No, "Tea Party" Congressmen Aren't Facing a Backlash

Reporting on Politics and Policy.
Oct. 7 2013 12:25 PM

No, "Tea Party" Congressmen Aren't Facing a Backlash

Rep. Justin Amash, R-Mich., is the closest thing there is to a generic Tea Partier facing a backlash from the GOP establishment.

Photo by Mark Wilson/Getty Images

Phil Rucker is out with a smartly conceived piece that asks whether "Tea Party" congressmen are finally courting a backlash from the old guard. Smart concept, like I said, but the evidence simply isn't to be found here. Let's start with the congressmen Rucker spotlights.

David Weigel David Weigel

David Weigel is a Slate political reporter. 

Rep. Walter Jones, elected in 1994, described as "an outspoken iconoclast who has repeatedly antagonized Boehner."


Rep. Scott DesJarlais, elected in 2010, who has never recovered from stories about affairs, one of which ended with an abortion.

Rep. Justin Amash, elected in 2010, against whom moderates "are recruiting a Republican primary challenger who they hope will serve the old-fashioned way."

Rep. Kerry Bentivolio, elected in 2012, facing "a well-funded primary campaign" after winning by accident because Rep. Thad McCotter's career imploded.

You can spot the problem, right? Four members in trouble does not equal much of a backlash in a 233-member conference. Of these poor saps, one (DesJarlais) is in trouble because of a sex scandal, not his politics. One (Jones) predates the Tea Party wave, and has actually faced multiple primary challenges ever since he became a hard-core vote against funding America's wars. Taylor Griffin, his latest challenger, specifically says he's going after Jones because he's too "liberal."

That leaves us with two challenged candidates, both in Michigan. Bentivolio, as Rucker reports, was a right-winger who thought he'd be a protest candidate, and ended up winning by default. That's a fluke. Over to Amash—and aha, finally, we have one Republican congressman who actually is courting a backlash! But he's opposed the party on much more than fiscal policy. He nearly got the House to defund the NSA, for example. If it's a struggle to find a generic right-wing Tea Partier who's in real danger now, that's because the map-makers wanted it that way.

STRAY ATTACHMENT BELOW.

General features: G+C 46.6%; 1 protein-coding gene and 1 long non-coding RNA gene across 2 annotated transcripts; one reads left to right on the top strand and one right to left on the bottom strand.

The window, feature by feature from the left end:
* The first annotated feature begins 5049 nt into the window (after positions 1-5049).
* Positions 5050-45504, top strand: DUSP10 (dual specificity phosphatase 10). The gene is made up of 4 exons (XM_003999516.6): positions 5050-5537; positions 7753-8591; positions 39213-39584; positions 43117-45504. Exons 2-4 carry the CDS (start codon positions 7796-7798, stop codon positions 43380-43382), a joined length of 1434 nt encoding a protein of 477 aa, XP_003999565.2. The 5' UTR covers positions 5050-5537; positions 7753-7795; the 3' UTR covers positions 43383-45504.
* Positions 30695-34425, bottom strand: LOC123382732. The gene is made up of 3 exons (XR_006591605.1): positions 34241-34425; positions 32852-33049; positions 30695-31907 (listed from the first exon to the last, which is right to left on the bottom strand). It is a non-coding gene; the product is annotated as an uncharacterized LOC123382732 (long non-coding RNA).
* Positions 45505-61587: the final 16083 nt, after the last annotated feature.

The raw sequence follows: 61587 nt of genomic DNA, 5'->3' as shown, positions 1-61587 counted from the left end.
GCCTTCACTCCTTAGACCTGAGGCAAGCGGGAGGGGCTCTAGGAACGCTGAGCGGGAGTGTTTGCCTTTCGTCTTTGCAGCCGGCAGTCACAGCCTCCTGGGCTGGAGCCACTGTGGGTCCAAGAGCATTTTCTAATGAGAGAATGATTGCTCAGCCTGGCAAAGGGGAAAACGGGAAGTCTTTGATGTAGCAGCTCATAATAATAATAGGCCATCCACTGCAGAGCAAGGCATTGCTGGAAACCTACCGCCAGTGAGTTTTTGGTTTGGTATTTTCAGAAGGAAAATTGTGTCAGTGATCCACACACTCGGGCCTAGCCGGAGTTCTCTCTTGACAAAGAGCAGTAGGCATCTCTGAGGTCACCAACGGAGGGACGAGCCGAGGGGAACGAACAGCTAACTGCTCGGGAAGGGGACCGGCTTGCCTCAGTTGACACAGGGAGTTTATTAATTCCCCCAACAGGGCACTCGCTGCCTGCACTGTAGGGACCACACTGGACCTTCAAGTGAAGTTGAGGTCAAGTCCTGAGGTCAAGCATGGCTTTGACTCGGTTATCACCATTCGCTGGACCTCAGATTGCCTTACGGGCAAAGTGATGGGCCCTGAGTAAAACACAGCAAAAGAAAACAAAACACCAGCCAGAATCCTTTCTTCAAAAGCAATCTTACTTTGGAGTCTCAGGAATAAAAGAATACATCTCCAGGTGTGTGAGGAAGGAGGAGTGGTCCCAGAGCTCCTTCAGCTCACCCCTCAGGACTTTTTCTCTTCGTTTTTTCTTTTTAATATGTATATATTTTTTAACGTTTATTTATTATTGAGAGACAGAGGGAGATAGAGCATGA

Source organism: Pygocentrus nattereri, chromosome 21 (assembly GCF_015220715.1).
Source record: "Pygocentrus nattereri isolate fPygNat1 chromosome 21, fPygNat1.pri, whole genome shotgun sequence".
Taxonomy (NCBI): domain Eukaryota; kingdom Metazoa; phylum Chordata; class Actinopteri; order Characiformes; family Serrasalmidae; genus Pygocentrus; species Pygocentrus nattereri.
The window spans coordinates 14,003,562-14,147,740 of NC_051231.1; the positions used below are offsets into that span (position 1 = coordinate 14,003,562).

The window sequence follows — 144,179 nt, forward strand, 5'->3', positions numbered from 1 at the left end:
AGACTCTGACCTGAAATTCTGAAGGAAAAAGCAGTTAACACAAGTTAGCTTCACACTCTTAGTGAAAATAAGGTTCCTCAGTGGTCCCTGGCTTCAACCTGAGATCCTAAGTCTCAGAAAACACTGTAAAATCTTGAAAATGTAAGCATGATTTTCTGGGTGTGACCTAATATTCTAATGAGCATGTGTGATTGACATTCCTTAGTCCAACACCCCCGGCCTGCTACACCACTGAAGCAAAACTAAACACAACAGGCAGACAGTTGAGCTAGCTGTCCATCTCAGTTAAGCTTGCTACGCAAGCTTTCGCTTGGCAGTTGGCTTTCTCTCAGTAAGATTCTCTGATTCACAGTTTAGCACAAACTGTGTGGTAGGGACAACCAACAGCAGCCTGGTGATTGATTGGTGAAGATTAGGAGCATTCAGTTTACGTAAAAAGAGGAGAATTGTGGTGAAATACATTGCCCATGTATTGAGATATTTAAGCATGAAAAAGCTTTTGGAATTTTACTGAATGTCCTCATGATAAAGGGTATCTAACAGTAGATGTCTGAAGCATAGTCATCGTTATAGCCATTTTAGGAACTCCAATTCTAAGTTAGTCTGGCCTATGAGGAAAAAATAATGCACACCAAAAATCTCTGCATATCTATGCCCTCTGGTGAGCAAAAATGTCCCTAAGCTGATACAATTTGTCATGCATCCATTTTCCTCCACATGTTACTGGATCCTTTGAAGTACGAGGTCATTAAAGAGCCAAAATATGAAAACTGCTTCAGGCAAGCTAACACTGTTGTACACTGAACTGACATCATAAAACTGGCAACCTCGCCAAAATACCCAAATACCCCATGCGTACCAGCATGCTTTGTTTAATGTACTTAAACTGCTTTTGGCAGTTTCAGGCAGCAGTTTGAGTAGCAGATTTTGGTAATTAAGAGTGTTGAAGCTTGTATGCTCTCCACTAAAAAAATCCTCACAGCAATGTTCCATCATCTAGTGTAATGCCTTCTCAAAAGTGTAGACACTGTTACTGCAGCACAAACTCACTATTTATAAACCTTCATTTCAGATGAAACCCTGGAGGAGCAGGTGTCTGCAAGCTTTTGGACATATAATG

David Weigel is a Slate political reporter. 



More Than Scottish Pride

Scotland’s referendum isn’t about nationalism. It’s about a system that failed, and a new generation looking to take a chance on itself. 

What Charles Barkley Gets Wrong About Corporal Punishment and Black Culture

Why Greenland’s “Dark Snow” Should Worry You

If You’re Outraged by the NFL, Follow This Satirical Blowhard on Twitter

The Best Way to Organize Your Fridge


The GOP’s Focus on Fake Problems

Why candidates like Scott Walker are building campaigns on drug tests for the poor and voter ID laws.

Sports Nut

Giving Up on Goodell

How the NFL lost the trust of its most loyal reporters.

Is It Worth Paying Full Price for the iPhone 6 to Keep Your Unlimited Data Plan? We Crunch the Numbers.

Farewell! Emily Bazelon on What She Will Miss About Slate.

  News & Politics
Sept. 16 2014 7:03 PM Kansas Secretary of State Loses Battle to Protect Senator From Tough Race
Sept. 16 2014 4:16 PM The iPhone 6 Marks a Fresh Chance for Wireless Carriers to Kill Your Unlimited Data
The Eye
Sept. 16 2014 12:20 PM These Outdoor Cat Shelters Have More Style Than the Average Home
  Double X
The XX Factor
Sept. 15 2014 3:31 PM My Year As an Abortion Doula
  Slate Plus
Slate Plus Video
Sept. 16 2014 2:06 PM A Farewell From Emily Bazelon The former senior editor talks about her very first Slate pitch and says goodbye to the magazine.
Brow Beat
Sept. 16 2014 8:43 PM This 17-Minute Tribute to David Fincher Is the Perfect Preparation for Gone Girl
Future Tense
Sept. 16 2014 6:40 PM This iPhone 6 Feature Will Change Weather Forecasting
  Health & Science
Sept. 16 2014 4:09 PM It’s All Connected What links creativity, conspiracy theories, and delusions? A phenomenon called apophenia.
Sports Nut
Sept. 15 2014 9:05 PM Giving Up on Goodell How the NFL lost the trust of its most loyal reporters.